Wednesday, 23 March 2016

Overly Sensitive HK Bureaucracy

Lau Kong-wah says Hong Kong welcomes cultural exchanges
The Hong Kong government bureaucracy has become so sensitive about language that it needs a good slap in the face to fall back to reality.

A Hong Kong artist, Suie Lo Shuk-yin, was the executive producer for a play called Three Novels: The Third Lie, that was staged at Tsuen Wan Town Hall last Friday to Sunday by local drama group The Nonsensemakers.

For the program, she had provided a brief biography of herself and she mentioned her alma mater, Taipei National University of the Arts.

Taipei National University of the Arts campus
However the Leisure and Cultural Services Department verbally told Lo that she could not use the word "national" in the program in either English or Chinese.

Excuse me? How can you demand someone to take that word out of their biography, when it's part of the university's name?

In the end Lo cleverly rewrote her bio, taking out the mention of her alma mater and instead added a photograph of her holding a graduation certificate that showed the full name of the university.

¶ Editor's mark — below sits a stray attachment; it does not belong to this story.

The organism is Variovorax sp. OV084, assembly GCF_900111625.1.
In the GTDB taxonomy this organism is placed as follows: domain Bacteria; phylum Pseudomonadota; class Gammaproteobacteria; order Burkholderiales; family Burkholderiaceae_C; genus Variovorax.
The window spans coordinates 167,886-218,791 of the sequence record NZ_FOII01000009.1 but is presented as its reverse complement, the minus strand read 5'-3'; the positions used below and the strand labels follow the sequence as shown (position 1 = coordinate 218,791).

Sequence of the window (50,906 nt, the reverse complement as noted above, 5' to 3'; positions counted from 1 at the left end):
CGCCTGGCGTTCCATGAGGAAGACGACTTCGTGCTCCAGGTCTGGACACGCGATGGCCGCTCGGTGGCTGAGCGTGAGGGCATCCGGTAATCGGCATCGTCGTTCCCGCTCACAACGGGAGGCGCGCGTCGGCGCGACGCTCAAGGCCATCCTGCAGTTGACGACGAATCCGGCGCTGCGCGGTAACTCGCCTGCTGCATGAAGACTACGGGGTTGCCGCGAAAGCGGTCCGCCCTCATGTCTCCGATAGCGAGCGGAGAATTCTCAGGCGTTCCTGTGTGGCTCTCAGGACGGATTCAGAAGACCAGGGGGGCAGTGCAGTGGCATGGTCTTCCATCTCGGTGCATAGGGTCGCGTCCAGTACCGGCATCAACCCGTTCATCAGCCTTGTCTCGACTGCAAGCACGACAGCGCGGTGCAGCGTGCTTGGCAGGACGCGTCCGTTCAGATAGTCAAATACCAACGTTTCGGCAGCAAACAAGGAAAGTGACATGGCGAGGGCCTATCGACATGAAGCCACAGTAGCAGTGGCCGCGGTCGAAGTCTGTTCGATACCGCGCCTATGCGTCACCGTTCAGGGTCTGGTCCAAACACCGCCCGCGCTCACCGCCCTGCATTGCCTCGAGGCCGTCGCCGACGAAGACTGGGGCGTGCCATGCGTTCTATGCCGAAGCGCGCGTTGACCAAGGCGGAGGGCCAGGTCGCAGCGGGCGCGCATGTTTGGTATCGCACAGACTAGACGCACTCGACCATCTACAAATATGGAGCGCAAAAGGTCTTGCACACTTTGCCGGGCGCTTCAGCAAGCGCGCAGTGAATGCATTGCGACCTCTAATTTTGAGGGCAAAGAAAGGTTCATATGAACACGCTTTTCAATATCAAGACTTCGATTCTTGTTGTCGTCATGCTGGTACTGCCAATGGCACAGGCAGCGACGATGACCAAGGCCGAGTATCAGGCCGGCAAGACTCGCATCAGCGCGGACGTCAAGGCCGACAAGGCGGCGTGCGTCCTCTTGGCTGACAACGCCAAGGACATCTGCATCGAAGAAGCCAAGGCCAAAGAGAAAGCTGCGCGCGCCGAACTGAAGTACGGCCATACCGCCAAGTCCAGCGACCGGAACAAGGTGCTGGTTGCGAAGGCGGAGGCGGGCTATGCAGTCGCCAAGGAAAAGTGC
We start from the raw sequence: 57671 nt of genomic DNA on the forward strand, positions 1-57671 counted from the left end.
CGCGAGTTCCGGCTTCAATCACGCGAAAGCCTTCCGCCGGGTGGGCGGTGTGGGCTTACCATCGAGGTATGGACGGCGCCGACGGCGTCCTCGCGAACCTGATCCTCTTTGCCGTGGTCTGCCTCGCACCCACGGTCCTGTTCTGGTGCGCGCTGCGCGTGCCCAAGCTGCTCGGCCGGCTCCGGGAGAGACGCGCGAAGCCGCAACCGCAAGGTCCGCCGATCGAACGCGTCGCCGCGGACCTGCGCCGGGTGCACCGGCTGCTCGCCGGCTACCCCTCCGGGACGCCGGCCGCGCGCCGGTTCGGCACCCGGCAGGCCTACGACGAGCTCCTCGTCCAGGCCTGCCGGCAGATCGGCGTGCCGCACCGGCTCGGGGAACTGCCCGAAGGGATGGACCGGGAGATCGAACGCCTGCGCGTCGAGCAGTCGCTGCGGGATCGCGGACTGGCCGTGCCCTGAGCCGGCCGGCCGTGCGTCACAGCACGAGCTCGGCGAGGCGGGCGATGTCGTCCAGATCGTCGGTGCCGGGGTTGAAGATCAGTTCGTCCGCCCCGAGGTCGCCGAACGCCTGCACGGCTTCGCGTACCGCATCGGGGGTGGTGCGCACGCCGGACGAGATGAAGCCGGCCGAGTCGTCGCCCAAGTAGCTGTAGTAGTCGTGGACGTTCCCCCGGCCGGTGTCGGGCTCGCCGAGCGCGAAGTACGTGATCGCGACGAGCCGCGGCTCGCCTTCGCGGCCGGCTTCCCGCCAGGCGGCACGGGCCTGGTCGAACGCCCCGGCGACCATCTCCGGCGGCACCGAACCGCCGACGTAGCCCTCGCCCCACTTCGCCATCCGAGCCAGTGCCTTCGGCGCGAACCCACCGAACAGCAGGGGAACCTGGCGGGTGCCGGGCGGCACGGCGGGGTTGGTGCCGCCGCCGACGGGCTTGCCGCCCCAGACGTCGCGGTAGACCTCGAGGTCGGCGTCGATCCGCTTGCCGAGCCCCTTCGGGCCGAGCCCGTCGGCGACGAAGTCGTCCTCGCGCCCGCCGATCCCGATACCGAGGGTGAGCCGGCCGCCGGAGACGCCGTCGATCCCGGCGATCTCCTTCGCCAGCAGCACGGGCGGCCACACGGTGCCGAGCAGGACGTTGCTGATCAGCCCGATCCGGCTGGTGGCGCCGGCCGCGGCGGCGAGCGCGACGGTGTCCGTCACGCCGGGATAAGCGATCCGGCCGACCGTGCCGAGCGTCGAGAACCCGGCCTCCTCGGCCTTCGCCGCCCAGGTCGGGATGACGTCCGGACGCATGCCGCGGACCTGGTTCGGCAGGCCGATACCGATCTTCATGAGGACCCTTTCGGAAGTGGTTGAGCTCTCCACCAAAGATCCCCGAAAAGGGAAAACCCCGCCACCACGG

As soon as this was reported in the media, a tsunami of outrage flooded the government, and it was forced to explain itself with a very red face.

Yesterday Home Affairs Secretary Lau Kong-wah read a two-minute statement -- in both Chinese and English -- that Hong Kong welcomed good relations with other countries, particularly through cultural exchanges. He did not specifically mention the controversy.

Tsuen Wan Town Hall where the drama was staged
But apparently this is not the first time this kind of incident has happened. In 2014, the word "national" for the same university was taken out of text of a program regarding some 20 dancers who studied there.

Cheung Siu-wing, chairman of the Leisure Services Staff General Union said the department's guideline stated only that cultural events at its venues should not involve politics.

But the guideline did not specify that the word "national" in the context of Taiwan universities was not allowed.

"I believe that our colleagues might have been oversensitive in this case," Cheung said.

You don't say!

He suggested that perhaps the issue only came to the attention of senior officials after it was reported to the media.

A cultural expert at Chinese University, Oscar Ho Hing-kay, described Lau's statement as an "empty response".

"If the government respected the arts group, why did the LCSD prohibit that word in the first place? Those were such rubbish comments coming out of his mouth," he said.

It just shows the staff working at the LCSD are not passionate about the arts, otherwise they would respect other people's backgrounds, wherever they came from.

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